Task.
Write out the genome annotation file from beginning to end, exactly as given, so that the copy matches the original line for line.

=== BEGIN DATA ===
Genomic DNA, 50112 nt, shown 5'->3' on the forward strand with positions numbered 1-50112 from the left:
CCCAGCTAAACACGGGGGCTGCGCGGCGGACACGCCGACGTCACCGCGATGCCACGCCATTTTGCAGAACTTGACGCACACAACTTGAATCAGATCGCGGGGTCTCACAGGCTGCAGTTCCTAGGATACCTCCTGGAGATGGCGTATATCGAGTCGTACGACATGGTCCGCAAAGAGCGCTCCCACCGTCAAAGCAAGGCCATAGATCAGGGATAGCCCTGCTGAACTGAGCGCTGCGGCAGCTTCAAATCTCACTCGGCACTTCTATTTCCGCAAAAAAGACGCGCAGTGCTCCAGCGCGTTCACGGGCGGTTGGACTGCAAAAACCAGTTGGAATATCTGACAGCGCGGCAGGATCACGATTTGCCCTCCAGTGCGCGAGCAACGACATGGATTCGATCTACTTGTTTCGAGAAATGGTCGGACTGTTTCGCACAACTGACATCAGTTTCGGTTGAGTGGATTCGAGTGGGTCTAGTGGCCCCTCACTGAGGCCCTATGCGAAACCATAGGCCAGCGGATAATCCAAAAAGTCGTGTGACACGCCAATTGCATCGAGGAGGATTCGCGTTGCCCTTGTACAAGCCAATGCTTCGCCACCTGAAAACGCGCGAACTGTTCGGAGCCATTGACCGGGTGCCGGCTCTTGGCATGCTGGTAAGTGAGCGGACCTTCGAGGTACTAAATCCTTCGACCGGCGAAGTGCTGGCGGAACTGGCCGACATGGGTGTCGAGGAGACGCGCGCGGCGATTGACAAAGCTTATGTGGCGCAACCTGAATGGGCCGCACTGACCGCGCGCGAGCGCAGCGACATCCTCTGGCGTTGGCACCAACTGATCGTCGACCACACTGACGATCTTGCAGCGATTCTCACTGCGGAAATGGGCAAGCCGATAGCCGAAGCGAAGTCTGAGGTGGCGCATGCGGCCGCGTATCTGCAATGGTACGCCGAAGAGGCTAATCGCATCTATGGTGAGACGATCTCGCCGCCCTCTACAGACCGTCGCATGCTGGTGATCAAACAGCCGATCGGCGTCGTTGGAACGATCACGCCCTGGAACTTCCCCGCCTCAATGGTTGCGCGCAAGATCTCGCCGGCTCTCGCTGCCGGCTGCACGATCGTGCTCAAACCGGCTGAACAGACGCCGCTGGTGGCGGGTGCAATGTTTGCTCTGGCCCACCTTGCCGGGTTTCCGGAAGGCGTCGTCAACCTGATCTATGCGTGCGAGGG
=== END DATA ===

Genomic DNA, 50112 nt, shown 5'->3' on the forward strand with positions numbered 1-50112 from the left:
CCCAGCTAAACACGGGGGCTGCGCGGCGGACACGCCGACGTCACCGCGATGCCACGCCATTTTGCAGAACTTGACGCACACAACTTGAATCAGATCGCGGGGTCTCACAGGCTGCAGTTCCTAGGATACCTCCTGGAGATGGCGTATATCGAGTCGTACGACATGGTCCGCAAAGAGCGCTCCCACCGTCAAAGCAAGGCCATAGATCAGGGATAGCCCTGCTGAACTGAGCGCTGCGGCAGCTTCAAATCTCACTCGGCACTTCTATTTCCGCAAAAAAGACGCGCAGTGCTCCAGCGCGTTCACGGGCGGTTGGACTGCAAAAACCAGTTGGAATATCTGACAGCGCGGCAGGATCACGATTTGCCCTCCAGTGCGCGAGCAACGACATGGATTCGATCTACTTGTTTCGAGAAATGGTCGGACTGTTTCGCACAACTGACATCAGTTTCGGTTGAGTGGATTCGAGTGGGTCTAGTGGCCCCTCACTGAGGCCCTATGCGAAACCATAGGCCAGCGGATAATCCAAAAAGTCGTGTGACACGCCAATTGCATCGAGGAGGATTCGCGTTGCCCTTGTACAAGCCAATGCTTCGCCACCTGAAAACGCGCGAACTGTTCGGAGCCATTGACCGGGTGCCGGCTCTTGGCATGCTGGTAAGTGAGCGGACCTTCGAGGTACTAAATCCTTCGACCGGCGAAGTGCTGGCGGAACTGGCCGACATGGGTGTCGAGGAGACGCGCGCGGCGATTGACAAAGCTTATGTGGCGCAACCTGAATGGGCCGCACTGACCGCGCGCGAGCGCAGCGACATCCTCTGGCGTTGGCACCAACTGATCGTCGACCACACTGACGATCTTGCAGCGATTCTCACTGCGGAAATGGGCAAGCCGATAGCCGAAGCGAAGTCTGAGGTGGCGCATGCGGCCGCGTATCTGCAATGGTACGCCGAAGAGGCTAATCGCATCTATGGTGAGACGATCTCGCCGCCCTCTACAGACCGTCGCATGCTGGTGATCAAACAGCCGATCGGCGTCGTTGGAACGATCACGCCCTGGAACTTCCCCGCCTCAATGGTTGCGCGCAAGATCTCGCCGGCTCTCGCTGCCGGCTGCACGATCGTGCTCAAACCGGCTGAACAGACGCCGCTGGTGGCGGGTGCAATGTTTGCTCTGGCCCACCTTGCCGGGTTTCCGGAAGGCGTCGTCAACCTGATCTATGCGTGCGAGGG